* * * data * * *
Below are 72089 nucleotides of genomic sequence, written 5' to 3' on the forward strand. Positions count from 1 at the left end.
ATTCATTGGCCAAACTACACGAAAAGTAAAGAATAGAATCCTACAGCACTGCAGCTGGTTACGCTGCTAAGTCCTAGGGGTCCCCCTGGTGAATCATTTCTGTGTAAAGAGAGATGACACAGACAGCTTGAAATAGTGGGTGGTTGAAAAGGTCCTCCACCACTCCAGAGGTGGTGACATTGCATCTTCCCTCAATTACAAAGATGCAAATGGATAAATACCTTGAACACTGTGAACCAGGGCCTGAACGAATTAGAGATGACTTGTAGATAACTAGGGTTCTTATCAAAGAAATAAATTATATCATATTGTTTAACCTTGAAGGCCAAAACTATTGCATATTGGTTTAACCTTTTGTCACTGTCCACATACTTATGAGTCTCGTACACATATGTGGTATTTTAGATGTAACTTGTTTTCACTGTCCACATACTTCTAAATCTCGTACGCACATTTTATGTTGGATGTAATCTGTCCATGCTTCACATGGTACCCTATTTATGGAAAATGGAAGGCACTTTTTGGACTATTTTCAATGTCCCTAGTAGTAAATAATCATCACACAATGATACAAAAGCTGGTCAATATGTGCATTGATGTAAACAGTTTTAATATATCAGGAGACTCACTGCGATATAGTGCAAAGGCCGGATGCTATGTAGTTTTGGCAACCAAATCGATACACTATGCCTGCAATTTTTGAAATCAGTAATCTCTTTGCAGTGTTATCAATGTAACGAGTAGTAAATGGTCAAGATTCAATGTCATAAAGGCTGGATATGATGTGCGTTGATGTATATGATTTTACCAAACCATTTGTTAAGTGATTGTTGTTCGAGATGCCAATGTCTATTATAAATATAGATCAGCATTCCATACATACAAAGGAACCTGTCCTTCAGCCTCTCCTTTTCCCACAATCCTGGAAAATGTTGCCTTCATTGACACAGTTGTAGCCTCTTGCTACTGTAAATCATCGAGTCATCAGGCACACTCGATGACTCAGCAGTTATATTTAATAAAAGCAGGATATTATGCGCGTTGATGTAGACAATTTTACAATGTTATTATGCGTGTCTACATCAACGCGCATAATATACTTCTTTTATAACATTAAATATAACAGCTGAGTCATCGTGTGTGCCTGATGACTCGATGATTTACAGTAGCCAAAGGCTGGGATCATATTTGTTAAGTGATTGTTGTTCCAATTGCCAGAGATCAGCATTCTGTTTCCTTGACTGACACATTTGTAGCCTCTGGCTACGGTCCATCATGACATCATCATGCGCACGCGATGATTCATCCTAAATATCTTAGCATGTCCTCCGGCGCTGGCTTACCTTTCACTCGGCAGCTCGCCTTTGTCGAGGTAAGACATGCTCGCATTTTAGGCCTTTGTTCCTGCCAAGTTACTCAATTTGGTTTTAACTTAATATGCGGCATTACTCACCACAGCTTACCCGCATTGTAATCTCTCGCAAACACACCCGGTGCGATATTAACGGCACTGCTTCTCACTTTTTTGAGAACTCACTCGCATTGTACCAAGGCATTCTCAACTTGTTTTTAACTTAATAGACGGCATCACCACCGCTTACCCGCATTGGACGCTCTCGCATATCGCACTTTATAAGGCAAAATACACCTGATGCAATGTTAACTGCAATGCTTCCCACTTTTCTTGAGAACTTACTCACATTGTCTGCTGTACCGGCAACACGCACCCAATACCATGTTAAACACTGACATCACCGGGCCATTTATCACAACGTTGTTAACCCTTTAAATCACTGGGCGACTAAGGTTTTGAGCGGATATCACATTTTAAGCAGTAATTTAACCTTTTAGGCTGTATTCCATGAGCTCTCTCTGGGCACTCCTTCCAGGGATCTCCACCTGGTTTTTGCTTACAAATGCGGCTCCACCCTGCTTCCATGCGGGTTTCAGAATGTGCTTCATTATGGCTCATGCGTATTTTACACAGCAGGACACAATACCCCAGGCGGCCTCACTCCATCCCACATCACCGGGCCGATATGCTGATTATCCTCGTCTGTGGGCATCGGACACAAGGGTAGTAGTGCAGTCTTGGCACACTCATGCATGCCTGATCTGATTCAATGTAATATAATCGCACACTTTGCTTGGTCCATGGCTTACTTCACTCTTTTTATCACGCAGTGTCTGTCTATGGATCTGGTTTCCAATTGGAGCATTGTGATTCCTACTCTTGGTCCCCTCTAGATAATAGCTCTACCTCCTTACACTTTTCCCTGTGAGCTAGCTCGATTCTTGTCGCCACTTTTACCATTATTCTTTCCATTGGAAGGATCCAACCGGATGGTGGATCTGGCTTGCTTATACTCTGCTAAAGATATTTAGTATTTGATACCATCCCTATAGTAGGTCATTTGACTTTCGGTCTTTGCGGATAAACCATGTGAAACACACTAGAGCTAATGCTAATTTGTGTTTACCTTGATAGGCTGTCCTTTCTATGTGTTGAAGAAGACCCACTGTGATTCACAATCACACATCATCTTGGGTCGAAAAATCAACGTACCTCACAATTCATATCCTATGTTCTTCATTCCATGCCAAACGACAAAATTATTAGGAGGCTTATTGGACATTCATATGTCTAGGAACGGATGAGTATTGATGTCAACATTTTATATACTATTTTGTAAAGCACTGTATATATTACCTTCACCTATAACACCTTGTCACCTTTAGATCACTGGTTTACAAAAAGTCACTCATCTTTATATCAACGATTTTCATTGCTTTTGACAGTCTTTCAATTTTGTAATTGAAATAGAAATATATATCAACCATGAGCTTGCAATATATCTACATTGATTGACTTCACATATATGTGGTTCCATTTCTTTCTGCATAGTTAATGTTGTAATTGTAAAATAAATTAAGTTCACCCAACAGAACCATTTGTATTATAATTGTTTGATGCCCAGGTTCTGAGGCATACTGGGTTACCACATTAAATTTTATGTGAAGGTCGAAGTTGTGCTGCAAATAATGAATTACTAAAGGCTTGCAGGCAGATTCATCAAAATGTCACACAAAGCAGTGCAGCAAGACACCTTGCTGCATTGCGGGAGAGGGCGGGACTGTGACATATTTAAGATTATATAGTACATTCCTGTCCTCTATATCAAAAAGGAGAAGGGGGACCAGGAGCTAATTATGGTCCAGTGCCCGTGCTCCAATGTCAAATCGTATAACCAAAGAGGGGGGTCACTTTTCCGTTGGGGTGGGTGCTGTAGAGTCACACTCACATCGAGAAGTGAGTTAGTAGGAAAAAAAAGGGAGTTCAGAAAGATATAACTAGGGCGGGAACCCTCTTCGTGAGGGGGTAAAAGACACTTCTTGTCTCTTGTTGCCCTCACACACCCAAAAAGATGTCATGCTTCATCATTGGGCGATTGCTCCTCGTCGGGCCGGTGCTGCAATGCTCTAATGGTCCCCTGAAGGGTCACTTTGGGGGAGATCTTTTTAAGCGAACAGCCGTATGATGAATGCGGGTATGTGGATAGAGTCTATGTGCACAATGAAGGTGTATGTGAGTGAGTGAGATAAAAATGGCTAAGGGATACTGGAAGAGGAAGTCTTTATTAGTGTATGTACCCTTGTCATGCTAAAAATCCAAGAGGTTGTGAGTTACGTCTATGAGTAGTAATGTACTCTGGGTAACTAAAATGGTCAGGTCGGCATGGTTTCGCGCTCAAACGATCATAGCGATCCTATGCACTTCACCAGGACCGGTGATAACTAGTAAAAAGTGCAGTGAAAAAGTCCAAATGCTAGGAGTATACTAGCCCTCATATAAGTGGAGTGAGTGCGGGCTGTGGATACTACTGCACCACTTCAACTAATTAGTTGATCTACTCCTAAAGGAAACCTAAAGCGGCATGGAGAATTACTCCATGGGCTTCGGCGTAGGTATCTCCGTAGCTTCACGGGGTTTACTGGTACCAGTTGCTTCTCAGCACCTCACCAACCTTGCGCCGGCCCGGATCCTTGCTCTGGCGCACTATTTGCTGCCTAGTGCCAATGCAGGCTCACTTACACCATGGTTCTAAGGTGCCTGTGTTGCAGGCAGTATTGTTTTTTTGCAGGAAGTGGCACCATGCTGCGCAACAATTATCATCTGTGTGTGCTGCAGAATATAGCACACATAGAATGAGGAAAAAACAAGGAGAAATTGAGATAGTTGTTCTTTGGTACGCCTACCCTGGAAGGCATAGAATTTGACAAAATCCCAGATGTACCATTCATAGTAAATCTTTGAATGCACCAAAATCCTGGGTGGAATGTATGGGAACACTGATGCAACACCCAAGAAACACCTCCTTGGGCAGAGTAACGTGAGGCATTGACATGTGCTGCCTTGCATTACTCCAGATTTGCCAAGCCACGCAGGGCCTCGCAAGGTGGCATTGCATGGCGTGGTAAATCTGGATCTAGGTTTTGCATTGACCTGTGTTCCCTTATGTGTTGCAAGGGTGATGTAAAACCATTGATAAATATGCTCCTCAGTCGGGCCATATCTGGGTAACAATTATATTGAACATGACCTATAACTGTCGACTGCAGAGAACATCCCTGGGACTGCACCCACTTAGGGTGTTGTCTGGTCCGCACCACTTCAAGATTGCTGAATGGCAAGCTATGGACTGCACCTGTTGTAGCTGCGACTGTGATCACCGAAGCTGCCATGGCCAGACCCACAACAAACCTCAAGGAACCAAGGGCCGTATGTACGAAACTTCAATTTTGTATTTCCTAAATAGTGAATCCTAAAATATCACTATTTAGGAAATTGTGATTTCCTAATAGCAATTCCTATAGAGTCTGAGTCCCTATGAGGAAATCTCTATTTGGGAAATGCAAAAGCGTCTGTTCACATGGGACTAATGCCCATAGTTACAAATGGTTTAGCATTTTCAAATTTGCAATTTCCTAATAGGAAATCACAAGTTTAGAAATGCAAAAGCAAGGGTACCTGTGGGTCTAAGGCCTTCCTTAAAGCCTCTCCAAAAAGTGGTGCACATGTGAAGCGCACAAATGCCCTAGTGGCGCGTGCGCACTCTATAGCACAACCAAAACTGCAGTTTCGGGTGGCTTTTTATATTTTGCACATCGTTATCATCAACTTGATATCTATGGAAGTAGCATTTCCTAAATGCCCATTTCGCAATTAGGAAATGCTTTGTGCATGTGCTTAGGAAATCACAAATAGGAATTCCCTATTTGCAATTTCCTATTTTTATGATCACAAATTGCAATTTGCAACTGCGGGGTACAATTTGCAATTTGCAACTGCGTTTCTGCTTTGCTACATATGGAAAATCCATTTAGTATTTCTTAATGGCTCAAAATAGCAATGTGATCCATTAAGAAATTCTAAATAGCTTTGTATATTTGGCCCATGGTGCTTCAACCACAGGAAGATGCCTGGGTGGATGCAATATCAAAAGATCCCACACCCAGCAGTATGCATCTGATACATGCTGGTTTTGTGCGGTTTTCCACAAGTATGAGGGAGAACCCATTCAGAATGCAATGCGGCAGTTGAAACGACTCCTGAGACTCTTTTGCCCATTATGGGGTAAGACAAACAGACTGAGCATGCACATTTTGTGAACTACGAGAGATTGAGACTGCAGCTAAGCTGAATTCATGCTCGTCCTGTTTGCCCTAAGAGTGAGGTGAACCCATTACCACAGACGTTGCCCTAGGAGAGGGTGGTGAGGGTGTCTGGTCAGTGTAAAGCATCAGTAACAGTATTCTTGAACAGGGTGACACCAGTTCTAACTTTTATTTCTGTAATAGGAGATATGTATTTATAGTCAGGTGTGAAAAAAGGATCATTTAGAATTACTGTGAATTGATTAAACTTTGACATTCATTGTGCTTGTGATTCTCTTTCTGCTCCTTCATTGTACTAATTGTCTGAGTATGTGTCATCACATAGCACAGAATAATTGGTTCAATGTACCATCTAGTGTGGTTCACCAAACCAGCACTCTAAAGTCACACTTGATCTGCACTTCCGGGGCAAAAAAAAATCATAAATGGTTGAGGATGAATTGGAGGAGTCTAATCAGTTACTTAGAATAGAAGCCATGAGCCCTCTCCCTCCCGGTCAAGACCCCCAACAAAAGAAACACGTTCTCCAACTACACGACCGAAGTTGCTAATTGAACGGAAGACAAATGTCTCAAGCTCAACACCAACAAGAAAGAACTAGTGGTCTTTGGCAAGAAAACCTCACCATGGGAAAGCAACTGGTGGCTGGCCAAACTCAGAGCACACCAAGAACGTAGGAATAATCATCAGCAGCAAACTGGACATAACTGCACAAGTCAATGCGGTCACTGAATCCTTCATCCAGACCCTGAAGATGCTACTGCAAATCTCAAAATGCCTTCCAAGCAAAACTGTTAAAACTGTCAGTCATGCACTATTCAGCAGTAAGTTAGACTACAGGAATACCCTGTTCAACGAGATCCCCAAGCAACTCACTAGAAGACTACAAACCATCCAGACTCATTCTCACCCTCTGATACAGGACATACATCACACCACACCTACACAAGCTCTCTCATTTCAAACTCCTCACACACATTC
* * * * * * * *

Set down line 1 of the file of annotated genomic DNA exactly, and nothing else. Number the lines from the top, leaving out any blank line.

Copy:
Below are 72089 nucleotides of genomic sequence, written 5' to 3' on the forward strand. Positions count from 1 at the left end.